No Child Left Behind: A Parent's Guide - Introduction and Overview
No Child Left Behind —The Law That Ushered in a New Era
The No Child Left Behind Act of 2001 (No Child Left Behind) is a landmark in education reform designed to improve student achievement and change the culture of America’s schools. President George W. Bush describes this law as the “cornerstone of my administration.” Clearly, our children are our future, and, as President Bush has expressed, “Too many of our neediest children are being left behind.”
With passage of No Child Left Behind, Congress reauthorized the Elementary and Secondary Education Act (ESEA)—the principal federal law affecting education from kindergarten through high school. In amending ESEA, the new law represents a sweeping overhaul of federal efforts to support elementary and secondary education in the United States. It is built on four common-sense pillars: accountability for results; an emphasis on doing what works based on scientific research; expanded parental options; and expanded local control and flexibility.
What No Child Left Behind Does for Parents and Children
Supports learning in the early years, thereby preventing many learning difficulties that may arise later
Children who enter school with language skills and pre-reading skills (e.g., understanding that print reads from left to right and top to bottom) are more likely to learn to read well in the early grades and succeed in later years. In fact, research shows that most reading problems faced by adolescents and adults are the result of problems that could have been prevented through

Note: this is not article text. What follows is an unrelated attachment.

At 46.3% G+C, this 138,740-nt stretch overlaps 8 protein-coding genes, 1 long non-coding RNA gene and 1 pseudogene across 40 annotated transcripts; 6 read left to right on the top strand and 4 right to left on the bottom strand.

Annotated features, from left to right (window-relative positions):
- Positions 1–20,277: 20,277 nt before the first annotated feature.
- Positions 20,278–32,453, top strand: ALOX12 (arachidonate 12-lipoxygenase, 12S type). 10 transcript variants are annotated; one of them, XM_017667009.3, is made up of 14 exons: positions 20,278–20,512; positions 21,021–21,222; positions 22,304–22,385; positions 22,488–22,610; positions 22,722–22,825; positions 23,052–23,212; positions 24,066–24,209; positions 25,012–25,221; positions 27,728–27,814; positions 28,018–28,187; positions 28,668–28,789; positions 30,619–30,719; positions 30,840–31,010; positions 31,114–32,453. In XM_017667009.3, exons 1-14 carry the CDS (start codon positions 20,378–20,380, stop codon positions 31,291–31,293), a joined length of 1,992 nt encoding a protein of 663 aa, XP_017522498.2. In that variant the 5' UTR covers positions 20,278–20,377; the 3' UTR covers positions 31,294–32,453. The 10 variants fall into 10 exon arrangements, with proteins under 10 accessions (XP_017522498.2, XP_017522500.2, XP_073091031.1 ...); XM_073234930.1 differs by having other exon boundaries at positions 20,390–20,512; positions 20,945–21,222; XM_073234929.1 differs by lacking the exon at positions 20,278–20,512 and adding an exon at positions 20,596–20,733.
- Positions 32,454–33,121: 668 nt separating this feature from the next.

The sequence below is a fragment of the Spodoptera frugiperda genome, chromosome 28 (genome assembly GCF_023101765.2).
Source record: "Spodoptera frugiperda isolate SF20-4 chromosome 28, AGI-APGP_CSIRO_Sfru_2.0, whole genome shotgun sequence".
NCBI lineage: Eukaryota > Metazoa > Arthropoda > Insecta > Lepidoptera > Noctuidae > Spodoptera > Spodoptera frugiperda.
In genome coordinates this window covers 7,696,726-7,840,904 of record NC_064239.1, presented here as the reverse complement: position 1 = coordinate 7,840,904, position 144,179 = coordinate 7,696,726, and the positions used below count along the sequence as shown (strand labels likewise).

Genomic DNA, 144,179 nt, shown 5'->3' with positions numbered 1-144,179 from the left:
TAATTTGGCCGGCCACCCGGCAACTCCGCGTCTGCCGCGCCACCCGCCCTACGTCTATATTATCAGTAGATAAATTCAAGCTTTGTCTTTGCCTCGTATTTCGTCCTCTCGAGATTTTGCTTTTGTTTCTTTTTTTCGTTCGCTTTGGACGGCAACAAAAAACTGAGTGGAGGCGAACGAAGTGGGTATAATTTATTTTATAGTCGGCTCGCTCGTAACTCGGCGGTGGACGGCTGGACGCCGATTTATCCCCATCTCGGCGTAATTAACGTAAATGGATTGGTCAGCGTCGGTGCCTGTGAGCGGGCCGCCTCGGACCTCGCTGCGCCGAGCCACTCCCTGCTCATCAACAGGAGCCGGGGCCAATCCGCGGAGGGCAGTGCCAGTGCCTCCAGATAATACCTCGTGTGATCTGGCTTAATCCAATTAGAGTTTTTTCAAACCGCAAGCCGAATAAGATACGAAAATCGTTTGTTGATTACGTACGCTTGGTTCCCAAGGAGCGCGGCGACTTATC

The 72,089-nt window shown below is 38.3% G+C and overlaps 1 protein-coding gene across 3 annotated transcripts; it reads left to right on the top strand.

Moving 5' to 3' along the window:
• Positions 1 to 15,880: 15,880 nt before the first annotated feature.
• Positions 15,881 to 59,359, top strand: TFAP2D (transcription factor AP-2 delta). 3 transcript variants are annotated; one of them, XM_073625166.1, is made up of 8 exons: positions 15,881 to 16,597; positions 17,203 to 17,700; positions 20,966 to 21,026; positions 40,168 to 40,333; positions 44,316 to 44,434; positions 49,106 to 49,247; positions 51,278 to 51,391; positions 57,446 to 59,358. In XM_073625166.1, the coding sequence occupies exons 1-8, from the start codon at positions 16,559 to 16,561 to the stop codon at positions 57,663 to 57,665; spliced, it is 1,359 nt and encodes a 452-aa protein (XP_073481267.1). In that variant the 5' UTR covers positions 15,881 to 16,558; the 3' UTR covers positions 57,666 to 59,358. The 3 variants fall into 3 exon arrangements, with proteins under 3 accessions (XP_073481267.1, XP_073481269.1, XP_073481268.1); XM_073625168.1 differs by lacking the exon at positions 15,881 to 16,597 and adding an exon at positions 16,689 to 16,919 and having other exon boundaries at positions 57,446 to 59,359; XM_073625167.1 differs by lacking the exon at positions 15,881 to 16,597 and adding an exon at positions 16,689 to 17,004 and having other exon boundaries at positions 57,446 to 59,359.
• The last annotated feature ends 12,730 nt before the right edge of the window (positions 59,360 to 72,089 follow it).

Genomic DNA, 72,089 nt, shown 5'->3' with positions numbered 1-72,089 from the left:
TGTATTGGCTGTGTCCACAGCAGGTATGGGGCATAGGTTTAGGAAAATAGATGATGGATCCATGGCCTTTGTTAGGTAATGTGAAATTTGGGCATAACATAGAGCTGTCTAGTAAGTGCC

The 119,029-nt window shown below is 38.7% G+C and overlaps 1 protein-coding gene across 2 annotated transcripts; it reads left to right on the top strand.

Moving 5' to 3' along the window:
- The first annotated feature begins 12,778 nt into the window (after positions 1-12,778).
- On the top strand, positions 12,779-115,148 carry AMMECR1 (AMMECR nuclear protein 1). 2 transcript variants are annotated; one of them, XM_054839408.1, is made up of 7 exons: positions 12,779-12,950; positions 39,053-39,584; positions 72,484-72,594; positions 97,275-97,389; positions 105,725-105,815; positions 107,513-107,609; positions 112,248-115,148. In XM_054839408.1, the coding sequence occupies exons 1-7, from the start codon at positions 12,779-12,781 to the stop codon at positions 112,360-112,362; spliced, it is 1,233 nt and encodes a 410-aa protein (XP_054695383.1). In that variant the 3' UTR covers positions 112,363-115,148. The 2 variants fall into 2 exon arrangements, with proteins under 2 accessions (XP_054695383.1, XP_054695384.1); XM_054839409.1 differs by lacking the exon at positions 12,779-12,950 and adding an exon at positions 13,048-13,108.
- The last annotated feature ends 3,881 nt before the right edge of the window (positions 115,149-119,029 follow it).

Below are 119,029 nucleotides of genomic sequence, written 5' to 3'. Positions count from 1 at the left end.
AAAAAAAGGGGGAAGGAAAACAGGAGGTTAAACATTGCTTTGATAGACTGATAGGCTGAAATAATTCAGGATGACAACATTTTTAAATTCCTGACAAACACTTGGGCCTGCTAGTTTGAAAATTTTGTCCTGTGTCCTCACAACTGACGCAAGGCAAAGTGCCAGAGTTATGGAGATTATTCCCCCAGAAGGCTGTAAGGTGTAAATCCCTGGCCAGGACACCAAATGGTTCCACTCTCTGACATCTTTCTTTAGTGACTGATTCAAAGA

good instruction in their early childhood years (Snow, Burns and Griffin 1998). It is never too early to start building language skills by talking with and reading to children. No Child Left Behind targets resources for early childhood education so that all youngsters get the right start.
Provides more information for parents about their child’s progress
Under No Child Left Behind, each state must measure every public school student’s progress in reading and math in each of grades 3 through 8 and at least once during grades 10 through 12. By school year 2007-2008, assessments (or testing) in science will be underway. These assessments must be aligned with state academic content and achievement standards. They will provide parents with objective data on where their child stands academically.
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